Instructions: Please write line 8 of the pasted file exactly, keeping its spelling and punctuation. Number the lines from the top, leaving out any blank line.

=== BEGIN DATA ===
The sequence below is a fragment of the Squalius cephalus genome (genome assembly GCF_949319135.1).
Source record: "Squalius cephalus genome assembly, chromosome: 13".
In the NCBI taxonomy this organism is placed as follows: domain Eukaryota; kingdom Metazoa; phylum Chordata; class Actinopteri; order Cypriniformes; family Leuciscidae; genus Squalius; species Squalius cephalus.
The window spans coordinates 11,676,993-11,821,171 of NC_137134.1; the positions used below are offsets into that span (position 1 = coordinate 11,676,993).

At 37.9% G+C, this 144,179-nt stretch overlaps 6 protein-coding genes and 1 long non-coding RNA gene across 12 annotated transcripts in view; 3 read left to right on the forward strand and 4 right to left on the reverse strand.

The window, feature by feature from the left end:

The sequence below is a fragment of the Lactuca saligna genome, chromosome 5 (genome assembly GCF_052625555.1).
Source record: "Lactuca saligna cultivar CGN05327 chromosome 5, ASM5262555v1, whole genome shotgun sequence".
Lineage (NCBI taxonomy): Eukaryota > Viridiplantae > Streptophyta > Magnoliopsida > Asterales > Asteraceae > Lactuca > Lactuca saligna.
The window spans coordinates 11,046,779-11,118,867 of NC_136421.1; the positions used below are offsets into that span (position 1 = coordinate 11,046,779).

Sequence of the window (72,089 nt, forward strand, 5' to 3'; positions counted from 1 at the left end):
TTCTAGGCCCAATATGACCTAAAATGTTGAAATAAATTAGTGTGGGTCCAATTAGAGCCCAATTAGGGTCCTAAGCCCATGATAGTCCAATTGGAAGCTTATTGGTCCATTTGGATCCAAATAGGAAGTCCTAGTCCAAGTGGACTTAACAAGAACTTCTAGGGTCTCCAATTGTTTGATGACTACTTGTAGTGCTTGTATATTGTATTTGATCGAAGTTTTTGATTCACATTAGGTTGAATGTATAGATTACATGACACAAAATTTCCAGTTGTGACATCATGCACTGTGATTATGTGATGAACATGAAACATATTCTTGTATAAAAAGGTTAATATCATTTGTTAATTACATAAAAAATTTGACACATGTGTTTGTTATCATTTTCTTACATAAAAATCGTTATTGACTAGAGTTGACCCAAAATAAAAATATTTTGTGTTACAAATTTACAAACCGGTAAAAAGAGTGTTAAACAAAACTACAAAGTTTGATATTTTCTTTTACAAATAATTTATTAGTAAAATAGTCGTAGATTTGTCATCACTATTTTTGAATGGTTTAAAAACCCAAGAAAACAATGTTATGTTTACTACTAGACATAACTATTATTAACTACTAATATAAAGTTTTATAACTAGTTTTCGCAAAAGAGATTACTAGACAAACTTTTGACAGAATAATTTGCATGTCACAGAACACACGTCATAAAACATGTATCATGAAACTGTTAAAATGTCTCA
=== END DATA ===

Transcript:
Source record: "Lactuca saligna cultivar CGN05327 chromosome 5, ASM5262555v1, whole genome shotgun sequence".